Speaking from personal experience, Lucy Kellaway, Financial Times Columnist turned teacher in a "challenging" London secondary school, recognised that she is not too tech-savvy herself, which has made the lockdown very challenging. Many of her students, too, struggled in these testing times. Access to technology is not the sole explanation for this; the issue is much more complicated than that, with Lucy noting that even those from the poorest backgrounds had some access to digital resources. Instead, she stressed the importance of also looking at broader social and behavioural matters, including the importance for students to receive support at home. Echoing Andreas’ remarks about the lockdowns demonstrating the social importance of education systems and their role in turning education into a whole-of-society practice, Lucy stressed that this period had made the value of school very clear to her. She may not be the only one: the organisation she co-founded, NowTeach.org, which provides teacher-training programmes for experienced career changers, has observed rising interest from people searching for a more fulfilling profession. Yet, Lucy also noted that education can actually be a “place” for some children — a place where they learn to socialise, which fulfils essential needs in this respect. Ironically, the crisis has led some of her more vulnerable children to conclude that the only thing worse than going to school is not going to school.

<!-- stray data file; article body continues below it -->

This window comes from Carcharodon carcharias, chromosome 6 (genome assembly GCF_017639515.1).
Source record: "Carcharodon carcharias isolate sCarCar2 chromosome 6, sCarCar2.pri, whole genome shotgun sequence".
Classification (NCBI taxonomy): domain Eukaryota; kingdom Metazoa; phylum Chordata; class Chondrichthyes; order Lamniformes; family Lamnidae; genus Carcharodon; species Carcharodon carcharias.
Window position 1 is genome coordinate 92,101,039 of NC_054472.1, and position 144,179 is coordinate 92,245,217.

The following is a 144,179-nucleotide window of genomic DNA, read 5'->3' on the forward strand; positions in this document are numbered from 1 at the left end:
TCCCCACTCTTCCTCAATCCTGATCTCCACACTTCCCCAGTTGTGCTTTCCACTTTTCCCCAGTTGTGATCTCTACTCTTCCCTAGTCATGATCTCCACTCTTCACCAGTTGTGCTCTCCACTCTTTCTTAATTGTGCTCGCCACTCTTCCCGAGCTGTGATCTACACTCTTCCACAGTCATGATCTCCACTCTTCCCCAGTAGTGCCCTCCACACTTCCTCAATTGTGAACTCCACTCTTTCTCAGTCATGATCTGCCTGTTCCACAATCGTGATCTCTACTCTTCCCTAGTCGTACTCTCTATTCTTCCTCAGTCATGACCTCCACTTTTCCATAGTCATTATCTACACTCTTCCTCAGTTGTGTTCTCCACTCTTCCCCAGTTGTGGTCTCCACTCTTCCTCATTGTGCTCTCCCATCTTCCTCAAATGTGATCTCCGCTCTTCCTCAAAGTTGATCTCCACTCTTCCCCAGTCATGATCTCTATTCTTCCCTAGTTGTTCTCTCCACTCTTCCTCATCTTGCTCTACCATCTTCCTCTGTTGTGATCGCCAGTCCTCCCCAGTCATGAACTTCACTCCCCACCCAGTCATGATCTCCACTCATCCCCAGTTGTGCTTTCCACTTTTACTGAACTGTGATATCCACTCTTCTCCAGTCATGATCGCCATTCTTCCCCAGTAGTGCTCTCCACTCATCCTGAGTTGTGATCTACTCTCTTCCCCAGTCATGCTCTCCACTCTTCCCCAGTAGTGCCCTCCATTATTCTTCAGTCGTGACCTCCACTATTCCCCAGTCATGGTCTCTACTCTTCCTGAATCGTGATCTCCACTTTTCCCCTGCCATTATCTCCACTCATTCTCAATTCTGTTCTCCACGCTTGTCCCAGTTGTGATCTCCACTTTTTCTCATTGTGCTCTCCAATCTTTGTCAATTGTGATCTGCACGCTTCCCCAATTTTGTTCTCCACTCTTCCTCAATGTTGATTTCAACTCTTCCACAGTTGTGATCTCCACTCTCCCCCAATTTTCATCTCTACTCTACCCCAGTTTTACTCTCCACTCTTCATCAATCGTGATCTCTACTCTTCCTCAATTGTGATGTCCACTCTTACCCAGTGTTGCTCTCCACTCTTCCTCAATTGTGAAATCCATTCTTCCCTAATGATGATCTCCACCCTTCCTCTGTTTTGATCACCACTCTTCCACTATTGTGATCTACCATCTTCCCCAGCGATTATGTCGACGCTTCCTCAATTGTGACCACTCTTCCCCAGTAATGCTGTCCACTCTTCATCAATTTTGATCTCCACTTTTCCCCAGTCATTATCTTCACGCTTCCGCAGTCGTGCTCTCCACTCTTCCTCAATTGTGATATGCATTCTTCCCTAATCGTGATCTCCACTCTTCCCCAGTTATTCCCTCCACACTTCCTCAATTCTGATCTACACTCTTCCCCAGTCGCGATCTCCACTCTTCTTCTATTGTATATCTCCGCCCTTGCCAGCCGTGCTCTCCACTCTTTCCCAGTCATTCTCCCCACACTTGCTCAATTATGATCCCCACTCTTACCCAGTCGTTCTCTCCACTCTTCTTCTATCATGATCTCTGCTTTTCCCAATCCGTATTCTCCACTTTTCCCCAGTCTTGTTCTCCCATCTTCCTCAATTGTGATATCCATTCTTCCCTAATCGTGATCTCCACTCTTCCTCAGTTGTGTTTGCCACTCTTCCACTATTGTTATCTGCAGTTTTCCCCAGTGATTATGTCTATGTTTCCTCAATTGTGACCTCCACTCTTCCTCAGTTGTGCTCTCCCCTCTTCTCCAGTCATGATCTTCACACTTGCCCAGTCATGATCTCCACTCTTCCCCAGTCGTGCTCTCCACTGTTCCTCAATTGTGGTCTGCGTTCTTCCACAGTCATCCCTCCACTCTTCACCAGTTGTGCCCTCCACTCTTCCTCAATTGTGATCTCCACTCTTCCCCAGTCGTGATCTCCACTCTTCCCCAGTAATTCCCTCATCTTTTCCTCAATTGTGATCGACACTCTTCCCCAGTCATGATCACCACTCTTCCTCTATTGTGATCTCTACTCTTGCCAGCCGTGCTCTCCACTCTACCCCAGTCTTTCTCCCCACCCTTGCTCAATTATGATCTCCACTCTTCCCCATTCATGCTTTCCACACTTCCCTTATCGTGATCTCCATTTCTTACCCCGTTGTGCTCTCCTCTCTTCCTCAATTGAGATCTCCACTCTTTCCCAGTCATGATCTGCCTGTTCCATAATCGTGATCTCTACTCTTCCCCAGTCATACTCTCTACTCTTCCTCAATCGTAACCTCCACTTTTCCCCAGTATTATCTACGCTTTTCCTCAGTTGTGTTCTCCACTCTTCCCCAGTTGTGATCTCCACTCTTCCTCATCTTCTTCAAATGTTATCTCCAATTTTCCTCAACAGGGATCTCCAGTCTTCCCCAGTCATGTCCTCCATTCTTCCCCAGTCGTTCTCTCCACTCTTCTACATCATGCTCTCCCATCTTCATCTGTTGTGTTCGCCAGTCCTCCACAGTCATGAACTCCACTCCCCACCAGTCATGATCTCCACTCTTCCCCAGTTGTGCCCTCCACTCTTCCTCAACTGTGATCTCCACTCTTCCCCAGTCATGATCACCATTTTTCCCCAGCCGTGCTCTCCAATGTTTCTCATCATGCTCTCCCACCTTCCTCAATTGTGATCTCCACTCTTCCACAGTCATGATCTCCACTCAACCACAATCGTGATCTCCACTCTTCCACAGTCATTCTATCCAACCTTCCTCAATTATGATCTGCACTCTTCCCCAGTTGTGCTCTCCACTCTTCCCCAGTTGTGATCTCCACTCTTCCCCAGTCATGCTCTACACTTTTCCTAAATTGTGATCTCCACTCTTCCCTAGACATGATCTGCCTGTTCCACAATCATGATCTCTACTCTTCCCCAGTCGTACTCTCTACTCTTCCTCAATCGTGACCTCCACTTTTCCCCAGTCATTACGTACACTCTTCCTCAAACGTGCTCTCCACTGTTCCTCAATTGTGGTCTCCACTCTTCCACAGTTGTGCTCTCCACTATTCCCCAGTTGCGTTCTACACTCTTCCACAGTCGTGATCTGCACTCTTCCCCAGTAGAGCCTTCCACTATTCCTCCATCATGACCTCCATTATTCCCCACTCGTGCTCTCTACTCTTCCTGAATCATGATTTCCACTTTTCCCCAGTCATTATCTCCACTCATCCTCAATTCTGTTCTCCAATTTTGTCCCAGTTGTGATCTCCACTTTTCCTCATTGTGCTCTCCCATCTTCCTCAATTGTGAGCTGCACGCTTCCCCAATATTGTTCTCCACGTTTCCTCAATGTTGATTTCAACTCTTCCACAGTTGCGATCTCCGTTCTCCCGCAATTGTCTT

Randi Weingarten, President of the American Federation of Teachers (AFT), concurred, noting lockdowns have hurt kids and social interactions both between and within communities. In spite of the polarisation of the debate in the United States, people want these social interactions and sense of community back. In the eyes of Randi, this may help pave the way to a “new Renaissance” for education. The President of the AFT agreed with Andreas Schleicher that technology cannot be a substitute for teachers, but is rather a supplement that can help develop a real connection between educators and students. In line with both OECD findings and Andreas’ emphasis on the importance of advice and well-being for teachers and students, Randi further observed that the schools that performed best during the lockdown were the ones where students were taught problem-solving and critical-thinking skills, which bolster their resilience, and where community services had been integrated in the school system, enabling children to access support. Technology can be of a great help in these respects. But for this to be the case, Randi warned, companies and service providers will need to listen to teachers and strive to build technologies that cater to their needs.